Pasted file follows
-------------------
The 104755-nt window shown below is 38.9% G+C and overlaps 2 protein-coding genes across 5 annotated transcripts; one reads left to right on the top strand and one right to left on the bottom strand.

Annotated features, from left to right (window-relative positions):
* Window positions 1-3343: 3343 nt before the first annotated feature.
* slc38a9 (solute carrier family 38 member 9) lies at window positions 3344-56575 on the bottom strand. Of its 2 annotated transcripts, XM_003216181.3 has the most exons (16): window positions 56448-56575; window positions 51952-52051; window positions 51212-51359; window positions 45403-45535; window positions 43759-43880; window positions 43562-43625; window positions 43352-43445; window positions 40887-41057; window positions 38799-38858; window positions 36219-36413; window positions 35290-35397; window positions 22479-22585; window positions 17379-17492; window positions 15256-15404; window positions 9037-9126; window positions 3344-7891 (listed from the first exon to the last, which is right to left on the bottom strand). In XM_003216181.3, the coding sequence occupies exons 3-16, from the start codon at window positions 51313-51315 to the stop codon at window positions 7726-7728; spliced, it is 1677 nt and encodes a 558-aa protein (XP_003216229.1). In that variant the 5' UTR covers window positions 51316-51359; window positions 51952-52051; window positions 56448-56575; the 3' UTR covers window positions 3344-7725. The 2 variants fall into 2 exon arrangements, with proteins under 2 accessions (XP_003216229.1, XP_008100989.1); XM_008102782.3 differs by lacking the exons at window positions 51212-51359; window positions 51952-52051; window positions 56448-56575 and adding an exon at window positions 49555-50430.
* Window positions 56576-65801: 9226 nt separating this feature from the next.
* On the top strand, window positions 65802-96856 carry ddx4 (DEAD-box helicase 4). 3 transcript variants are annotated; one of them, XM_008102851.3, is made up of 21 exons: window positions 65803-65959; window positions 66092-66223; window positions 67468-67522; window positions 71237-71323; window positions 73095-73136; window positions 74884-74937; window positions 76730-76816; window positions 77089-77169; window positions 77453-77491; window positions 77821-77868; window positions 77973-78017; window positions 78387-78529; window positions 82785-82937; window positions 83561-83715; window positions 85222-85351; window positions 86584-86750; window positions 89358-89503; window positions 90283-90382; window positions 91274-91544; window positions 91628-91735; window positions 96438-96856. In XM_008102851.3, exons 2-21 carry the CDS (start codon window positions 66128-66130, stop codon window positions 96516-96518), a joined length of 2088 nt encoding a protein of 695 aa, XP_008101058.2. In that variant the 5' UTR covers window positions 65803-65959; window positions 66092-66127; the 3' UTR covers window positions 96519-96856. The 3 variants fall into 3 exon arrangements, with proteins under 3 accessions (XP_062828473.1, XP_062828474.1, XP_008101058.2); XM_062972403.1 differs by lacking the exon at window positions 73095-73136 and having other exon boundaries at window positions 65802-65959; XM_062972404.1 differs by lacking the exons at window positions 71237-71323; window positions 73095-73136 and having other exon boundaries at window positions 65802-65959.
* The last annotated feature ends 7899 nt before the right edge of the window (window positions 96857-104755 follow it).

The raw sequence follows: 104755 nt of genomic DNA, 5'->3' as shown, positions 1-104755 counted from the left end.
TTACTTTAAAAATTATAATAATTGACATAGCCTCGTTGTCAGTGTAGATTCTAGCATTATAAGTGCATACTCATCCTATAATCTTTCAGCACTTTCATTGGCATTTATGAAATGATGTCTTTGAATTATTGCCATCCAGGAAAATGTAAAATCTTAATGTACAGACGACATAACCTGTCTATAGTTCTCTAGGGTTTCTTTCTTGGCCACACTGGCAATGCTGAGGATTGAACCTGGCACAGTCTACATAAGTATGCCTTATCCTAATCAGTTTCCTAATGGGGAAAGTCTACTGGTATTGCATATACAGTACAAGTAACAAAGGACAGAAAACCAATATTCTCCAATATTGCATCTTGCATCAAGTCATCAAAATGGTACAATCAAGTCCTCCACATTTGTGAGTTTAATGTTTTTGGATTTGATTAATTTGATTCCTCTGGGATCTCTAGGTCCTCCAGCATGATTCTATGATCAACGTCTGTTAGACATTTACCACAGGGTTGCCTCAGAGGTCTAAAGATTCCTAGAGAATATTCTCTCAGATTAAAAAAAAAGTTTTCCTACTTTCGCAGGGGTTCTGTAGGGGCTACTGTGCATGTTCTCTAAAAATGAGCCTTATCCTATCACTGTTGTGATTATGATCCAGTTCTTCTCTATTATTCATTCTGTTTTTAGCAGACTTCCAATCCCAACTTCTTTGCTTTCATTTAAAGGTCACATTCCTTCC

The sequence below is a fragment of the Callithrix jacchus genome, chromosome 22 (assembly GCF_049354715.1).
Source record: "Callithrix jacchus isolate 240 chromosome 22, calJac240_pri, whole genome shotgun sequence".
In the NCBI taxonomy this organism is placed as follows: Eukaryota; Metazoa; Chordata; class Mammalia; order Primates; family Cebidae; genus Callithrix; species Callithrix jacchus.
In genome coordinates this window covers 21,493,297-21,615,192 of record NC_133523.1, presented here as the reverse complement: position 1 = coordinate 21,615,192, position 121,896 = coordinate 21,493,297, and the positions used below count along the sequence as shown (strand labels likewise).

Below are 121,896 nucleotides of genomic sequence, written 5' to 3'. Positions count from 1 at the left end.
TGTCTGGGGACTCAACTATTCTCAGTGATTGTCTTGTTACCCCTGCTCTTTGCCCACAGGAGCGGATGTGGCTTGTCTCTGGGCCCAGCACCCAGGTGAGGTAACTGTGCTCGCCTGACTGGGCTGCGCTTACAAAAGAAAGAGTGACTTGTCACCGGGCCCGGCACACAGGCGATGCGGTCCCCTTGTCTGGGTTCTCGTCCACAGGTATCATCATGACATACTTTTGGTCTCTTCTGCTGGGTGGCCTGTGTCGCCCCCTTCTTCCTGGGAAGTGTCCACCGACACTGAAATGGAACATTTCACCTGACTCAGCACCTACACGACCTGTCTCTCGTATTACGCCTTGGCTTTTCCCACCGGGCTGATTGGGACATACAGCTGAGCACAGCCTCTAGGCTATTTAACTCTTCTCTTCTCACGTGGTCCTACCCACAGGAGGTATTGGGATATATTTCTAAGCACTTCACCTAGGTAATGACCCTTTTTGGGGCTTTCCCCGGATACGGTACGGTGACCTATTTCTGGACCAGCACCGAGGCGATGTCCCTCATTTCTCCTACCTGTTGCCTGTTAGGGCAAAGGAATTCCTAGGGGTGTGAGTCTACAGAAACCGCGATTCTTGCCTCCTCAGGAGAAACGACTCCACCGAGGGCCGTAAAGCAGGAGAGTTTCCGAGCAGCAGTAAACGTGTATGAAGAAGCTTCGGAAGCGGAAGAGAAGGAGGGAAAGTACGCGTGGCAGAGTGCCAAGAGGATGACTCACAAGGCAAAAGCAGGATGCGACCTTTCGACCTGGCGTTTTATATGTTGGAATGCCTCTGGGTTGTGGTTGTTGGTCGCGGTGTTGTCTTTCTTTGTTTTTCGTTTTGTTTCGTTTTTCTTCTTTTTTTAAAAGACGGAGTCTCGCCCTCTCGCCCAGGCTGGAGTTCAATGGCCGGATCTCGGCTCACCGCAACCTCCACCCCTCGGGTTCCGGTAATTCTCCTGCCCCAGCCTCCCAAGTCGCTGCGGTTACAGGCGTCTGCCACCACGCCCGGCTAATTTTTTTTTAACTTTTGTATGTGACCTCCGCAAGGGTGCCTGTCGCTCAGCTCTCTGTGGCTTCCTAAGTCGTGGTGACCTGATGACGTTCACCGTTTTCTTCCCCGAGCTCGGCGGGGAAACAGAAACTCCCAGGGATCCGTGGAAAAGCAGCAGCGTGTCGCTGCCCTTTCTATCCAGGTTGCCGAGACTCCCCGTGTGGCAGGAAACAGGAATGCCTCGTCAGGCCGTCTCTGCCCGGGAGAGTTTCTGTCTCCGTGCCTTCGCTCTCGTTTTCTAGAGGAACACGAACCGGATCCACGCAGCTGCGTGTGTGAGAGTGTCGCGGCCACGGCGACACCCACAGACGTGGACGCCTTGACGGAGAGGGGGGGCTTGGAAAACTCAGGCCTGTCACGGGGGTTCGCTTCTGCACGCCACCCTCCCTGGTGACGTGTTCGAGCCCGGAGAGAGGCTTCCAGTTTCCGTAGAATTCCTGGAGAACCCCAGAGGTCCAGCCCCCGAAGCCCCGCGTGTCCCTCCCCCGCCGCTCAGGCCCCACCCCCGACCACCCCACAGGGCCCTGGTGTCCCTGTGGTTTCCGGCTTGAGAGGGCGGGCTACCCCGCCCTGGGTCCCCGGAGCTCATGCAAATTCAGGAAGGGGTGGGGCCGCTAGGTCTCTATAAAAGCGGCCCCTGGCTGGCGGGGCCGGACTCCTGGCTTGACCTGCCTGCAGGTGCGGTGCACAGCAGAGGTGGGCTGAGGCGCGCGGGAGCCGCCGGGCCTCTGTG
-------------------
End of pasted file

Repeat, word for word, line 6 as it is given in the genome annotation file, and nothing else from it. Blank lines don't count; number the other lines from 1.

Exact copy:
* On the top strand, window positions 65802-96856 carry ddx4 (DEAD-box helicase 4). 3 transcript variants are annotated; one of them, XM_008102851.3, is made up of 21 exons: window positions 65803-65959; window positions 66092-66223; window positions 67468-67522; window positions 71237-71323; window positions 73095-73136; window positions 74884-74937; window positions 76730-76816; window positions 77089-77169; window positions 77453-77491; window positions 77821-77868; window positions 77973-78017; window positions 78387-78529; window positions 82785-82937; window positions 83561-83715; window positions 85222-85351; window positions 86584-86750; window positions 89358-89503; window positions 90283-90382; window positions 91274-91544; window positions 91628-91735; window positions 96438-96856. In XM_008102851.3, exons 2-21 carry the CDS (start codon window positions 66128-66130, stop codon window positions 96516-96518), a joined length of 2088 nt encoding a protein of 695 aa, XP_008101058.2. In that variant the 5' UTR covers window positions 65803-65959; window positions 66092-66127; the 3' UTR covers window positions 96519-96856. The 3 variants fall into 3 exon arrangements, with proteins under 3 accessions (XP_062828473.1, XP_062828474.1, XP_008101058.2); XM_062972403.1 differs by lacking the exon at window positions 73095-73136 and having other exon boundaries at window positions 65802-65959; XM_062972404.1 differs by lacking the exons at window positions 71237-71323; window positions 73095-73136 and having other exon boundaries at window positions 65802-65959.